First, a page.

observations and opinion
An interesting divergence is opening-up between professional polling analysis and professional reporting. The former, best exemplified by Nate Silver’s “fivethirtyeight” blog and Sam Wang’s “princeton election consortium”, interpret polls and other data to produce probability estimates on election results. Tonight, Silver has Obama at a 74% chance of re-election; Wang has him somewhere above 95%. These are statistical analyses, not partisan predictions.
But reporters say something else. They see only Romney signs across parts of Florida and say Obama will fold there, maybe tomorrow. They see big, high-strung, passionate crowds at Romney events – more energetic than the smaller groups gathering for the President or his surrogates. They report sudden Obama campaign advertising and events in sure-thing states, like Minnesota, and wonder if it signals worry. They “feel” momentum for Mitt, which the polls do not reflect. And with the Obama campaign now at a standstill due to the hurricane, they can’t “feel” anything at all there.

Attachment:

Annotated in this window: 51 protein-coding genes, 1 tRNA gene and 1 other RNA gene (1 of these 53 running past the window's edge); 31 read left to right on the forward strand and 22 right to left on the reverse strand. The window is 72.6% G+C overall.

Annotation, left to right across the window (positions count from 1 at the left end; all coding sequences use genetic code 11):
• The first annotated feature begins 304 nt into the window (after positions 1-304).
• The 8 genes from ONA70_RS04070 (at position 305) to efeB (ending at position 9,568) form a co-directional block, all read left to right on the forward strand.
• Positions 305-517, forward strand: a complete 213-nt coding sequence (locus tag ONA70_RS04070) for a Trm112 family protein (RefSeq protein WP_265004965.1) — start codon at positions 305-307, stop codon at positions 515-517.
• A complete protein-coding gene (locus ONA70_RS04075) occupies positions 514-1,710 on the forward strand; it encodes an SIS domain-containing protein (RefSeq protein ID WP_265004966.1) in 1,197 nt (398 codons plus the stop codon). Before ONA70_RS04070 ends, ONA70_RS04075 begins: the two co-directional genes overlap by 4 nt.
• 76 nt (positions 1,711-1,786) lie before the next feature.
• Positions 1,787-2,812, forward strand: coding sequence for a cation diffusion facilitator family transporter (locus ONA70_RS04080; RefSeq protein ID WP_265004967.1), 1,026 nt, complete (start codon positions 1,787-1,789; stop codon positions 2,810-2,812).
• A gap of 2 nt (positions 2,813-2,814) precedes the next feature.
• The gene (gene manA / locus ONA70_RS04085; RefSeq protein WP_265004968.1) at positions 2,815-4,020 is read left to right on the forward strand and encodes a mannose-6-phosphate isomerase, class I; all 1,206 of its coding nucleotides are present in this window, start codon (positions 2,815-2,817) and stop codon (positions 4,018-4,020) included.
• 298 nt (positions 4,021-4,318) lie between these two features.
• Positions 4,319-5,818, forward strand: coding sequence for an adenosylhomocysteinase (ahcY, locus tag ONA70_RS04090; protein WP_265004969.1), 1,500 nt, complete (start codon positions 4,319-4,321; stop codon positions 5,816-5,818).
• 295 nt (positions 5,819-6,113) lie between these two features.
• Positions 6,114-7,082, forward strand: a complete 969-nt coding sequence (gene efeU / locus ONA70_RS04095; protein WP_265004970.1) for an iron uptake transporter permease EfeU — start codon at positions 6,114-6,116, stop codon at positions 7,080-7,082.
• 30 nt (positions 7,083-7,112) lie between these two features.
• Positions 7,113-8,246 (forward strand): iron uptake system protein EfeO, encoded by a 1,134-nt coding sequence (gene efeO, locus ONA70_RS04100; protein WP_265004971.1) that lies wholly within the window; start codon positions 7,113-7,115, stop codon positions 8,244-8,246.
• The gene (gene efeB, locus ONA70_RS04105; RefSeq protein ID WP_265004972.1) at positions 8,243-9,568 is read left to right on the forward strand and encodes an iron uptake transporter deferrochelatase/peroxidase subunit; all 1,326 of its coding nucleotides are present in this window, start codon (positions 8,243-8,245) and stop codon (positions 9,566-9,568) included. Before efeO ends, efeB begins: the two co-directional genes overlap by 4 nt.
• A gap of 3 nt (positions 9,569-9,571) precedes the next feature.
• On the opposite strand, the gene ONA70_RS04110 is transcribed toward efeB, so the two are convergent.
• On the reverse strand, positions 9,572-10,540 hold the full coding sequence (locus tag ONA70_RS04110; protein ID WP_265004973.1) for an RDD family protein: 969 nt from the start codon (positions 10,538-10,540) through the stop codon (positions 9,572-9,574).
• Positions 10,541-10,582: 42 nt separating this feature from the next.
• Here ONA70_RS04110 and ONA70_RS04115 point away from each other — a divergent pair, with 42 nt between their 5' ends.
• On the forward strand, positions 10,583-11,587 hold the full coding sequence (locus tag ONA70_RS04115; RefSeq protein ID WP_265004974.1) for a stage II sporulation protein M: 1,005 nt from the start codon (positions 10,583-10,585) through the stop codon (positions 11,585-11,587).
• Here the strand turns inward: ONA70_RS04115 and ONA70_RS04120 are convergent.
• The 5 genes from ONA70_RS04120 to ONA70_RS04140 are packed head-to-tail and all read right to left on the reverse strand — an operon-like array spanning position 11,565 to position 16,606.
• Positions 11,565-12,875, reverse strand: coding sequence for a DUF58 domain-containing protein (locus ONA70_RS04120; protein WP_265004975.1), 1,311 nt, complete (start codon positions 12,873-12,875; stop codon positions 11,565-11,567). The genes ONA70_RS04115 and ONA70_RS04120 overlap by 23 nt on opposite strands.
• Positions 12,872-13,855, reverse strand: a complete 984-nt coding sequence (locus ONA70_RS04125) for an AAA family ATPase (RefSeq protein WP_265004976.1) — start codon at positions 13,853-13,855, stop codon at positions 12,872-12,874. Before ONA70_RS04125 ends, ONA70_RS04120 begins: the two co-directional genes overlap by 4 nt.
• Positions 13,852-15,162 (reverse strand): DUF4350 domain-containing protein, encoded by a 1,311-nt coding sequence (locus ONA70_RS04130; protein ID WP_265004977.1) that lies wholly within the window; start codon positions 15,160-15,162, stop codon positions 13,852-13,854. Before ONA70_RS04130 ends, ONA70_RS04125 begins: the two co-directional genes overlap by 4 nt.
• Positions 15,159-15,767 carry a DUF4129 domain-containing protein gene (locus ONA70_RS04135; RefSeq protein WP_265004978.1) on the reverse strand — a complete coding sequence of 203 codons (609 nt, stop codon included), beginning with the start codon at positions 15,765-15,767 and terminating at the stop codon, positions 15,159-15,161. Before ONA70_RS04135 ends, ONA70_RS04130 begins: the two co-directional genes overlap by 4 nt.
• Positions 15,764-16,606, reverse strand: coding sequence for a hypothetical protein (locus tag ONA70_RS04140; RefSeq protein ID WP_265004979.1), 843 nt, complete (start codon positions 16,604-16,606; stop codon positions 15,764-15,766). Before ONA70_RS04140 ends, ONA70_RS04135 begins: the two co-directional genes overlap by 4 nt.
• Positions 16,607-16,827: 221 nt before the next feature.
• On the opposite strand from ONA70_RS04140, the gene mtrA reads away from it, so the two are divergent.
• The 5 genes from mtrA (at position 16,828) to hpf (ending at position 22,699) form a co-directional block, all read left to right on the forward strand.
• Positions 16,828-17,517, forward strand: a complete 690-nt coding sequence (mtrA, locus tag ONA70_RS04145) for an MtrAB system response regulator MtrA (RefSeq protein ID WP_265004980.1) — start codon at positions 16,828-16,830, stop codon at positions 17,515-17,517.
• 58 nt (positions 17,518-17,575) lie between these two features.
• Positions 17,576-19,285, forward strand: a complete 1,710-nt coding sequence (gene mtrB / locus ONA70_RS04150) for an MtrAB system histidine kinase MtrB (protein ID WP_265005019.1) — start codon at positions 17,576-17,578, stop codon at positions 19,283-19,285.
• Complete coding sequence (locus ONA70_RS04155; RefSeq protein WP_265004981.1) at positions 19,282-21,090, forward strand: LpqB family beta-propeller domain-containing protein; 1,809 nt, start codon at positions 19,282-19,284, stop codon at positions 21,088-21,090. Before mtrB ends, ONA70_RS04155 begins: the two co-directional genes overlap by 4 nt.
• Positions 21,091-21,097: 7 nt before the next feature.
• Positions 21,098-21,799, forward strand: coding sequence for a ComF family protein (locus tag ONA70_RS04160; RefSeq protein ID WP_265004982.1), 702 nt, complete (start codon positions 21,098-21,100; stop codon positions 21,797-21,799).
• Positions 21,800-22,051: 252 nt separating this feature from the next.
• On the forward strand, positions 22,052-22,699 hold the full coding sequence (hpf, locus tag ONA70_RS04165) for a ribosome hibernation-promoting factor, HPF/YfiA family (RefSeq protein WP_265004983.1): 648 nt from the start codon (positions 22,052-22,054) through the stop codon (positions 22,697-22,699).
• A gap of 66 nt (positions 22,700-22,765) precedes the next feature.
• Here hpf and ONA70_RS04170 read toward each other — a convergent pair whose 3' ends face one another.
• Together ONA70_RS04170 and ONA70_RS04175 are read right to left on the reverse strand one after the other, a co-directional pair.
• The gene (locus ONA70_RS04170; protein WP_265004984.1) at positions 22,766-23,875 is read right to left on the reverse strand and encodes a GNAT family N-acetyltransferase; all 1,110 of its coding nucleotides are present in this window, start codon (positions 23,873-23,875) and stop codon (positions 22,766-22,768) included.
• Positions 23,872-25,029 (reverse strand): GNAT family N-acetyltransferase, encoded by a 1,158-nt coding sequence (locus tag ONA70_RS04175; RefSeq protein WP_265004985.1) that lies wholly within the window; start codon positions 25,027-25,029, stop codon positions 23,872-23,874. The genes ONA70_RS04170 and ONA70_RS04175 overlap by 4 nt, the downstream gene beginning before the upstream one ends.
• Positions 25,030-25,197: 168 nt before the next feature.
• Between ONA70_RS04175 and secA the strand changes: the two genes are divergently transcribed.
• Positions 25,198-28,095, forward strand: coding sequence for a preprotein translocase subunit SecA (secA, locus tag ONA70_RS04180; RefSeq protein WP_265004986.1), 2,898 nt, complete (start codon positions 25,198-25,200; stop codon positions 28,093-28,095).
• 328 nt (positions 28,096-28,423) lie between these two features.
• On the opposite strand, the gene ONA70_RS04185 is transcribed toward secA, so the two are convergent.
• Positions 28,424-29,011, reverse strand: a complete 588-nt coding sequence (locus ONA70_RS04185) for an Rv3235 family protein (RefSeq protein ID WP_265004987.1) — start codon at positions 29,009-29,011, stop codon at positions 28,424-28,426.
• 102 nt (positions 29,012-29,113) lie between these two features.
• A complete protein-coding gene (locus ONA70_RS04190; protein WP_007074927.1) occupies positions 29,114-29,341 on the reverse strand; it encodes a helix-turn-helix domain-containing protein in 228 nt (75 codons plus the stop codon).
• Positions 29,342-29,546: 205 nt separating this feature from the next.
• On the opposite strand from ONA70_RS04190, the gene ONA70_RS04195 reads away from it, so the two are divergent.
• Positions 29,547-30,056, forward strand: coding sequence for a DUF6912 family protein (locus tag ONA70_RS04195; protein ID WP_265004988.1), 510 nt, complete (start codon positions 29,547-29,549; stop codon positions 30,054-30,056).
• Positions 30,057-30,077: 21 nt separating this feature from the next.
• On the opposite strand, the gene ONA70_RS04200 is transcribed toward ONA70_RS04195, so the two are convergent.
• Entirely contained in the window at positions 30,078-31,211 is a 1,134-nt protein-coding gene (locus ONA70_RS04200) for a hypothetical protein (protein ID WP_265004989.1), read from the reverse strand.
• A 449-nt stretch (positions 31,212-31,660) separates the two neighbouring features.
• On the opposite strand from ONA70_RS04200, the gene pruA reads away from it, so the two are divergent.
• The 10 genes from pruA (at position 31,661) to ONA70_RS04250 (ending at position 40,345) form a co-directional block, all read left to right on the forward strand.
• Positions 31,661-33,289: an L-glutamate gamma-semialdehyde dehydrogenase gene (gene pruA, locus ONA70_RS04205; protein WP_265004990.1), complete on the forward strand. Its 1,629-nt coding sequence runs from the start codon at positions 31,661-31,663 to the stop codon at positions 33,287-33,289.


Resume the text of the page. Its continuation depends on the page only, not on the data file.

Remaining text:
This divergence is palpable and confusing. One possibility is a massive Bradley effect: that people when polled say they’ll vote for Obama, but aren’t sincere or enthusiastic. The opposite view is that the Obama vote is rock solid, the Romnoids know it and are spinning the press, really well. It may also be that the people who want the President out are louder and more committed than his supporters (probably true) but ultimately, less numerous.
Who’s right, the pollsters or the reporters? we don’t know.
And then there are the two biggest things to hit America in the late campaign: Hurricane Sandy, followed by Republican Gov Christie’s effusive and repeated praise for President Obama’s response to the disaster (which continues with their joint tour Wednesday). Mix in Mitt’s stupid red meat pandering “kill FEMA” nonsense from the primary season, and suddenly a whole new element blows in with only five campaign days left before E-Day.